Class Notes (836,628)
Canada (509,866)
History (1,443)
HIST 390 (8)
Lecture

Lecture: Myths and Models (Lecture January 10, 2013)

5 Pages
36 Views
Unlock Document

Department
History
Course
HIST 390
Professor
Margaret Carlyle
Semester
Winter

Description
Lecture: Myths and Models (Lecture January 10, 2013) Periodisation • How do historians approach the past ◦ time ▪ obviously ◦ place/space ▪ like Russian or French Revolution ◦ people ▪ think Napoleon, or writers and intellectuals, the age of Queen Victoria ◦ ideas/themes/tropes/"zeitgeist' ▪ the spirit of an age (Age of Reason, Scientific Revolution) ◦ "our" period = 1643-1715 & 1715-1789 The French Wars of Religion 1562-1598 (or 1629?) • Hundred Years War 1337-1453 ▪ between France and England ▪ dynastic dispute ▪ King William the Conqueror also Duke of Normandy (so he owed homage to the French King) ▪ French ended up victorious • Catholic vs. Protestant ◦ extended period of civil war ◦ lots of military activity ◦ French Calvinist Protestants = Huguenots • Bourbon vs. Guise ◦ house of Bourbon is ruling family since 16thC France ▪ controlled Spain, Italy, Naples, and Parma ◦ house of Guise is behind the wars of religion ▪ ardent champions of the Catholics ▪ wanted to expunge Protestants from France • St. Bartholomew's Day massacred 1572 ◦ killing of Huguenot leaders by Catholics ◦ resulted in mob violence against Huguenots ◦ took place four days after royal marriage between King's sister Margaret and Henry III (became Henry IV) ◦ ripe opportunity for Catholics to attack because so many Protestants would be there for the wedding • Edict of Nantes ◦ 1598 ◦ issued by Henry IV ◦ some measure of tolerance for Huguenots ◦ gave temporary end to fighting, but rebellion resurged • Edict of Alès ◦ 1629 ◦ tolerance towards Huguenots Henry IV (1553-1610) • AKA Henry of Navarre • originally a Catholic, but became a Protestant • to be King, you had to be Catholic, so he converted back ◦ "Paris is well worth a Mass"-Henry IV • "Royal touch" ◦ curing the "king's evil" (scrofula) ▪ similar to TB Louis XIII (r. 1610-1643) + Cardinal Richelieu (1624-1643) • became the right-hand man of Louis XIII • governed Louis more than Louis governed France • "chief minister" (seen as first Prime Minister in Europe) • consolidated royal power, bringing it all branches of government to Paris • sought to keep power of nobles in check French involvement in 30 Years' War (1618-1648) • about issues in Holy Roman Empire • turned into dispute between Bourbon House and Habsburg House (ruled over Central Europe) • involved series of interventions by outside countries like the Danes, the Swedes, and the French • French interventions at their height in the mid 1630s • came late to the game because Richelieu saw Habsburgs' growing power as a potential threat to the the French • Treaty of Westphalia, brokered by the French, concluded the 30 Years' War Académie Française (1635) • pre-eminent institution on matters of the French language • harmonized different dialects from different regions • known as the 40 Immortals • during French Rev., crushed ◦ seen as symbol of the crown Minority Kings (again) AKA The Regency • The Fronde (1648-1653) ◦ period during which popular discontent with monarchy turned into violent outbreaks agains the crown (including regents) ◦ Mazarin tried to prevent the violence from spiralling through taxation ▪ impose taxes on people who try to build houses outside of Paris city walls ▪ way of asserting his power ◦ considered a French civil war ▪ 1st Fronde: Parlement vs. government (crown) ▪ 2nd Frond: broadened to include nobles vs government (crown) • Anne of Austria (1601-1666) ◦ regent during Louis XIV early reign ◦ highly influenced by Mazarin • Louis XI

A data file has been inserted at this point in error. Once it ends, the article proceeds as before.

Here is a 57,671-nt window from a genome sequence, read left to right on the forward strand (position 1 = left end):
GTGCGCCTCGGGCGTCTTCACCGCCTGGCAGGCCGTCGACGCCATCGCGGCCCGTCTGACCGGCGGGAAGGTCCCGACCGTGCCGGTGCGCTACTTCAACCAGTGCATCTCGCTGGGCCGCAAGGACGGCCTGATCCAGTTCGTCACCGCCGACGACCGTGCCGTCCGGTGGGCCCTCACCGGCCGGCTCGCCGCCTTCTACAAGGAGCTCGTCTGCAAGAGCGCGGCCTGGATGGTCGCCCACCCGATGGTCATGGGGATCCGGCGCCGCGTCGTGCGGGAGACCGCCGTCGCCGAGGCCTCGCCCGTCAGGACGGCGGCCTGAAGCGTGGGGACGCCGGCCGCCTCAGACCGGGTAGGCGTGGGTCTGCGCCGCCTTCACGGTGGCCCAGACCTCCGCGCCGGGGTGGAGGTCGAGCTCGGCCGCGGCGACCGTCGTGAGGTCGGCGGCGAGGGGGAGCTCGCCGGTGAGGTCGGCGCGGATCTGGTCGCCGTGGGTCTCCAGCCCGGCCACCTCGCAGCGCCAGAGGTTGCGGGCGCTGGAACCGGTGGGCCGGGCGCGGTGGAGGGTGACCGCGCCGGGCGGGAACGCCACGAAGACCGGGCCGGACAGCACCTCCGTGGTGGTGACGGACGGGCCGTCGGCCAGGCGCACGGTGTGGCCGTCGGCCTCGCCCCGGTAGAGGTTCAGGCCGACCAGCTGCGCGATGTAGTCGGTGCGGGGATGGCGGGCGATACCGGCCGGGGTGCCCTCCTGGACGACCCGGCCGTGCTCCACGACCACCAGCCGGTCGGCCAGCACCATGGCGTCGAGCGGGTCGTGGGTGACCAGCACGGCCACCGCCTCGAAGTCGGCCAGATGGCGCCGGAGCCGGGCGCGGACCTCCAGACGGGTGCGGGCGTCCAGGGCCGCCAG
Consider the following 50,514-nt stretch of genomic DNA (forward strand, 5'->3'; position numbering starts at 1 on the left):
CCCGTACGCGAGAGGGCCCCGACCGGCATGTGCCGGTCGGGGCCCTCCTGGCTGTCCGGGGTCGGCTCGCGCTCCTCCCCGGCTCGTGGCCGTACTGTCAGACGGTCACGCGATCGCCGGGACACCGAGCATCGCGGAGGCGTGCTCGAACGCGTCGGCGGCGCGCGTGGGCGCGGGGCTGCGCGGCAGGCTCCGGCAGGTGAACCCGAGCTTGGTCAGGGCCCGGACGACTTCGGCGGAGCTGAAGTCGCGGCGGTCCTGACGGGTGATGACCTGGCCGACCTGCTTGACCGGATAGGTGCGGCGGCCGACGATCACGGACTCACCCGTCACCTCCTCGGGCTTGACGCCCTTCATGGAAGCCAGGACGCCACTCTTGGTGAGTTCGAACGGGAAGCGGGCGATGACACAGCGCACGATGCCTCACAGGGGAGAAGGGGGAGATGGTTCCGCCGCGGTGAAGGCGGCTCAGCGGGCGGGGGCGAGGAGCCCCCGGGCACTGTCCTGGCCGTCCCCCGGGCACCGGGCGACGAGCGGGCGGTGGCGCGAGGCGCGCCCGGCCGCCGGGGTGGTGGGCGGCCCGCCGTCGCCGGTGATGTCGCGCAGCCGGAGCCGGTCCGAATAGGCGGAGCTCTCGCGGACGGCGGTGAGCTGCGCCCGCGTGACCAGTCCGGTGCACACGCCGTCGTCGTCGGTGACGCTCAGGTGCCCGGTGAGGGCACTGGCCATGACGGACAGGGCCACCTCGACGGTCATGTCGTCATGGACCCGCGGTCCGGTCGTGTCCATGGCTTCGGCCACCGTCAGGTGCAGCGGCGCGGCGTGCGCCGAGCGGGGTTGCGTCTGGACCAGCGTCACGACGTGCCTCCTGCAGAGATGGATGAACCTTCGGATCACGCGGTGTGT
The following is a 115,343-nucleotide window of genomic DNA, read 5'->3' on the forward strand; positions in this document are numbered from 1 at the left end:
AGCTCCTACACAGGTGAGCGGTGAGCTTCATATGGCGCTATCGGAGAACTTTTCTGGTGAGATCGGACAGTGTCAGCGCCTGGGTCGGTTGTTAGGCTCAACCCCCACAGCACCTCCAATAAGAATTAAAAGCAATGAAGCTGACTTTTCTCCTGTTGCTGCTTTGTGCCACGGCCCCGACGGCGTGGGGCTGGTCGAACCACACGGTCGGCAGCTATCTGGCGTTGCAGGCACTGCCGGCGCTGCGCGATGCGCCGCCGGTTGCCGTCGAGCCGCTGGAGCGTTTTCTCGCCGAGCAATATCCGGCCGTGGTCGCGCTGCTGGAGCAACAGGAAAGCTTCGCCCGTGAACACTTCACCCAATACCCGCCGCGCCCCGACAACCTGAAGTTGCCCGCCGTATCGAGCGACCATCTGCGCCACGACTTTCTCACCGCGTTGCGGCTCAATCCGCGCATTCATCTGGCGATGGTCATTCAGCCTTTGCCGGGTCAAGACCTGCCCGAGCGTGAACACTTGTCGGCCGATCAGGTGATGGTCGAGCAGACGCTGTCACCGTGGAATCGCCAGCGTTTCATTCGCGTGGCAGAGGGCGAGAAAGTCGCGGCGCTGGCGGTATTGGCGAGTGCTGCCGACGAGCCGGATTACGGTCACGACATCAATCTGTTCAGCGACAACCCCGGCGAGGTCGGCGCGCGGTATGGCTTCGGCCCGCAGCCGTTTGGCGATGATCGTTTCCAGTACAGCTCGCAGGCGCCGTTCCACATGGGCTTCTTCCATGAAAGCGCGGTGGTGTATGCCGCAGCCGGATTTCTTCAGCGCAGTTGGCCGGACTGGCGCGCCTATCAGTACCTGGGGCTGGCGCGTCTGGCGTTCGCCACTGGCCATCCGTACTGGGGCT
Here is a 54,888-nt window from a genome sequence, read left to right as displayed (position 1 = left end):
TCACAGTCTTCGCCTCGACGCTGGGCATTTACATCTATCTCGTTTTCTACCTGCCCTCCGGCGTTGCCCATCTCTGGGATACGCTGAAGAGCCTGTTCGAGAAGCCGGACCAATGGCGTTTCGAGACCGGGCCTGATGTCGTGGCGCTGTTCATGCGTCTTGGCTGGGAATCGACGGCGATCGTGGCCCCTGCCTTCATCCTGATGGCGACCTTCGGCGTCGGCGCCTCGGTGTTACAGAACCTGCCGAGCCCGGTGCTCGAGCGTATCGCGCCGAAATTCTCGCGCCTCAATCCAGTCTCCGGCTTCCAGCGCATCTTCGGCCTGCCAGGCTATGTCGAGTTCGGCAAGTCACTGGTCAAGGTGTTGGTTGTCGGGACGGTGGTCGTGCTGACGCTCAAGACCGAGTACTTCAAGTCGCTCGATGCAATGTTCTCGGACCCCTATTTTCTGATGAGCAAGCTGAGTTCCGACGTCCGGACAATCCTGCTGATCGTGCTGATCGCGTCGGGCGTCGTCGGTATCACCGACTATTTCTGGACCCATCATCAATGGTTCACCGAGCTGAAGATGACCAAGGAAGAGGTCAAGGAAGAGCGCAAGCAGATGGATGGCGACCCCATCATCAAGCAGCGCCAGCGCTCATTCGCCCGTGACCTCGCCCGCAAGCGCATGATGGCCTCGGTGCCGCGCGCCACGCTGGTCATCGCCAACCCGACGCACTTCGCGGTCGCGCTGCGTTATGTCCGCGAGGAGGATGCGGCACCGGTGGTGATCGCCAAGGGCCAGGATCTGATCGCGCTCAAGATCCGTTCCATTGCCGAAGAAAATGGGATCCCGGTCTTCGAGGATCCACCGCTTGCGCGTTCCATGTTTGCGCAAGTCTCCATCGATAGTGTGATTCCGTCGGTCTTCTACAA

More Less

Related notes for HIST 390

Log In


OR

Join OneClass

Access over 10 million pages of study
documents for 1.3 million courses.

Sign up

Join to view


OR

By registering, I agree to the Terms and Privacy Policies
Already have an account?
Just a few more details

So we can recommend you notes for your school.

Reset Password

Please enter below the email address you registered with and we will send you a link to reset your password.

Add your courses

Get notes from the top students in your class.


Submit